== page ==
Whether you're proposing a new build system, revision control system, or a code-review tool, the key is to understand how it will affect your developers. How can developers utilize our new tools and processes with minimum interruption to their existing workflow? While introducing ReviewBoard, I tried to make the review process as seamless as possible, by attempting to have code reviews created on commit to the revision control system. This stems from my belief that developers spend the majority of their time with two tools: their editor/IDE of choice, and their revision control system client. By integrating ReviewBoard with Subversion, ensuring a review could be created as part of the commit process, I helped reduce the potential workflow change, something that helped gain the sympathy of developers towards the new tool.
Reproducing Success through Sales
The next step is the sales call; A good build engineer is also a salesperson, one with a captive internal audience. Taking a viral, as opposed to top-down approach for tool use, will help build a cadre of sympathetic users. Much like a virus, this group will reproduce and expand, especially as your users are moved between groups. In the case of ReviewBoard, my sympathetic user became the viral agent. He started to request all of his reviews using the tool - even to the point of using the tool when doing an in-person code review. Over time his team members took on the tool, which then spread the practice to another team. All of a sudden, most of the teams in my geography, were using the same tool!
While having an internal champion, or sympathetic user is important, a complete solution is even more important. Much like the applications we develop, our tool needs documentation, and training materials, especially when a process change is under foot. Hold a training session for your developers and fellow managers, patiently answer any questions, and most importantly try to remain dogma-free. By answering questions and providing training, you're helping provide context on your new tool, and helping to win over users. In the case of ReviewBoard, my internal champion and I led a real code review, allowing developers to see how I was using the same set of tools I was preaching.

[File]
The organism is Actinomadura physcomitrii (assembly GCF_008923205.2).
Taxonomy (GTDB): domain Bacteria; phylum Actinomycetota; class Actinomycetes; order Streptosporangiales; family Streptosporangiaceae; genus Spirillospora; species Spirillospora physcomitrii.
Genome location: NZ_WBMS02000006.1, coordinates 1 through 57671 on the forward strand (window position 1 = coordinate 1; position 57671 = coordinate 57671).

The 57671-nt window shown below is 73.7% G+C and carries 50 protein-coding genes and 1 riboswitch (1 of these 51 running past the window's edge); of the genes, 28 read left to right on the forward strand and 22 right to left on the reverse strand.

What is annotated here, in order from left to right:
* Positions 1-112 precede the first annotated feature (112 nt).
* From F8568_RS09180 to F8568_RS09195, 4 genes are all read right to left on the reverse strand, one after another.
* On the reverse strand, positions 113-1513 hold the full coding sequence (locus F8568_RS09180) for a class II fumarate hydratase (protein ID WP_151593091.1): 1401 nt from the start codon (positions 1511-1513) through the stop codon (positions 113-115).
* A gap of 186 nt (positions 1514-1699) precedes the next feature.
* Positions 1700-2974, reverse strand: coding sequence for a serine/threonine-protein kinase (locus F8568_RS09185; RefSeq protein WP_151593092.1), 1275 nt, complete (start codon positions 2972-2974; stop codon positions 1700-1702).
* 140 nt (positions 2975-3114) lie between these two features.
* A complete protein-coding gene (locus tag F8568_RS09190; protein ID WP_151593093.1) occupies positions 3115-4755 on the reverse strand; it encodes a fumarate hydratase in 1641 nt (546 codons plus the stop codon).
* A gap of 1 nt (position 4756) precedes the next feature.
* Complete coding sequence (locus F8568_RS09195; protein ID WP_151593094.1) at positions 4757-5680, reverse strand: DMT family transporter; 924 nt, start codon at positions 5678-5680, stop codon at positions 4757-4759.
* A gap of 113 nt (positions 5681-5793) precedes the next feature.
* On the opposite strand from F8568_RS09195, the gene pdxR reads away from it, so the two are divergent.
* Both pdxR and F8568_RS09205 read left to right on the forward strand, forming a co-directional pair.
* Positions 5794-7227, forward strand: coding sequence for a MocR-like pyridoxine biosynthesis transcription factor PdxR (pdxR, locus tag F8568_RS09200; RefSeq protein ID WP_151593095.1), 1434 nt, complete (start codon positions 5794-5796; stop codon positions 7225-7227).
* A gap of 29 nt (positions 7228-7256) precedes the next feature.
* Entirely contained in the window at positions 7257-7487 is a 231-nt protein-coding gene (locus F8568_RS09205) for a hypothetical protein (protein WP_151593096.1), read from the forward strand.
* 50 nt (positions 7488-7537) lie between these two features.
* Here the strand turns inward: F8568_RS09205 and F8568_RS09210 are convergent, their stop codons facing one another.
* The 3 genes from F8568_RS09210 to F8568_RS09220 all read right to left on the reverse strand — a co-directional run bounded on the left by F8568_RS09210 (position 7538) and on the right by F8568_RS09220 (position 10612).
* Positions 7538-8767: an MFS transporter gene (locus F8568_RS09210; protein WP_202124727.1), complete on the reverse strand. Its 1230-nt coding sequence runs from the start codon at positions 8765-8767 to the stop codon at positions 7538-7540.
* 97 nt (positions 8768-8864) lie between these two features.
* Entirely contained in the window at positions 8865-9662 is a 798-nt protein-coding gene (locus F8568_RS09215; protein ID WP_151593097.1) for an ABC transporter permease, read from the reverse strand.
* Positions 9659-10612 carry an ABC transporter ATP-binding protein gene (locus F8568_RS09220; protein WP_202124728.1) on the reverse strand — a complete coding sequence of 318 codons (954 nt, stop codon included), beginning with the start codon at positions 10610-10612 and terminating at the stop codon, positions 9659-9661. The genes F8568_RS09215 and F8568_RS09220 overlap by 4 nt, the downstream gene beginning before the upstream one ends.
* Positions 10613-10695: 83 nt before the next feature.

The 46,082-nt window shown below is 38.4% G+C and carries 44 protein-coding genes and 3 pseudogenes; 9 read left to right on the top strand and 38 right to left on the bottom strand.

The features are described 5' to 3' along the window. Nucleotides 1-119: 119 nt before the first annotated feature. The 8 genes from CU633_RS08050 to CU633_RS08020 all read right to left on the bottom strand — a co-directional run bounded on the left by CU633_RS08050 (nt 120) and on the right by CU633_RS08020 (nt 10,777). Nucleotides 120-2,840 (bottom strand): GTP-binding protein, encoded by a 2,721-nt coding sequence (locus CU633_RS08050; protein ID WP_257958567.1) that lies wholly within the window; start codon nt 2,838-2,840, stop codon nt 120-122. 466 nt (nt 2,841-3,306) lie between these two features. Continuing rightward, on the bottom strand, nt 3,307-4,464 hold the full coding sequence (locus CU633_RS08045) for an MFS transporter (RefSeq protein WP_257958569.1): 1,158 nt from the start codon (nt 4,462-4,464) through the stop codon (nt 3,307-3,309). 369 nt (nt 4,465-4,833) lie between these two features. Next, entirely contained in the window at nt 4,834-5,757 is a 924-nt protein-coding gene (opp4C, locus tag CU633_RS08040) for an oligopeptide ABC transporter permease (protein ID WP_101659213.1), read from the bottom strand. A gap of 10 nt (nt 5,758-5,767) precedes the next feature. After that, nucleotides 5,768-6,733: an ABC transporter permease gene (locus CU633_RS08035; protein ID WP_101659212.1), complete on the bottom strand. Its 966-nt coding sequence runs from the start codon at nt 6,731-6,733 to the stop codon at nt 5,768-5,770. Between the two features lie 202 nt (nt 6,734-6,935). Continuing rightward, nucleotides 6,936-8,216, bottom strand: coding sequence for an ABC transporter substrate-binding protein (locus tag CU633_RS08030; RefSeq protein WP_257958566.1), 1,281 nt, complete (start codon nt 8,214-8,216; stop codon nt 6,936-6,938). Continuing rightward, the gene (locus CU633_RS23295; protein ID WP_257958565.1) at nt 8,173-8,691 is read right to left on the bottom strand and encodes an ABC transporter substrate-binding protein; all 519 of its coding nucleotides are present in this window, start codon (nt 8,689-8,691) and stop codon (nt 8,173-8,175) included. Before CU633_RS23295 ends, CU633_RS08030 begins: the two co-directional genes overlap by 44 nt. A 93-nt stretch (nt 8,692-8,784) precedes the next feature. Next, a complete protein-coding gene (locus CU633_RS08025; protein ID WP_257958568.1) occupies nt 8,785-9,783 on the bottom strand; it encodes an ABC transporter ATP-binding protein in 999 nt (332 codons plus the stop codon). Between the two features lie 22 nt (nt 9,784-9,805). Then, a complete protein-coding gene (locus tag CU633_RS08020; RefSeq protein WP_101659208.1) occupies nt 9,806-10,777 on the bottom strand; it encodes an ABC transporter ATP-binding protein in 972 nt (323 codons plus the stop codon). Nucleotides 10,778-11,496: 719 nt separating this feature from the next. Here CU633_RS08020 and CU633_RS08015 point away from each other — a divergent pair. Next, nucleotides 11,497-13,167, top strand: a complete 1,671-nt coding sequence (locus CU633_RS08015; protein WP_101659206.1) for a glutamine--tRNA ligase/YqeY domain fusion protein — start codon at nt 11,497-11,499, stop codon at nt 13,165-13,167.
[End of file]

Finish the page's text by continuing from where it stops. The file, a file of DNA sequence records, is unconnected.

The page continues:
As build engineers, we must “drink our own kool-aid”; we need to practice what we preach. Showing others that we too follow the policies and procedures, and use the tools being suggested helps go a long way to breaking down the walls of resistance.
When rolling out a new tool, your relationship with the development team is as important as your technical foundation. A build engineer who maintains a good relationship with the development team can lean on that relationship, allowing him or her to take a chance with new tools. Building up that relationship helps develop an internal champion, and an environment that encourages change.
While users may be resistant to change, it's definitely something that can be overcome to the benefit of all. But a key component is helping users overcome their own resistance by hearing their needs and meeting their concerns. At the end of the day a build engineer must focus on and serve those internal customers, helping them achieve change.
Chayim Kirshen is the Build Manager at PlateSpin ULC, a Division of Novell. As an experienced professional with over a decade of experience, his prior engagements have included the Telecommunications, Financial, Healthcare, and Education sectors. Chayim manages a combined build and release engineering team, planning and developing with a Scrum development process. He loves GNU Make, NAnt, and breathes python and revision control systems. Chayim can be contacted through his website, http://www.gnupower.net , or at email@example.com .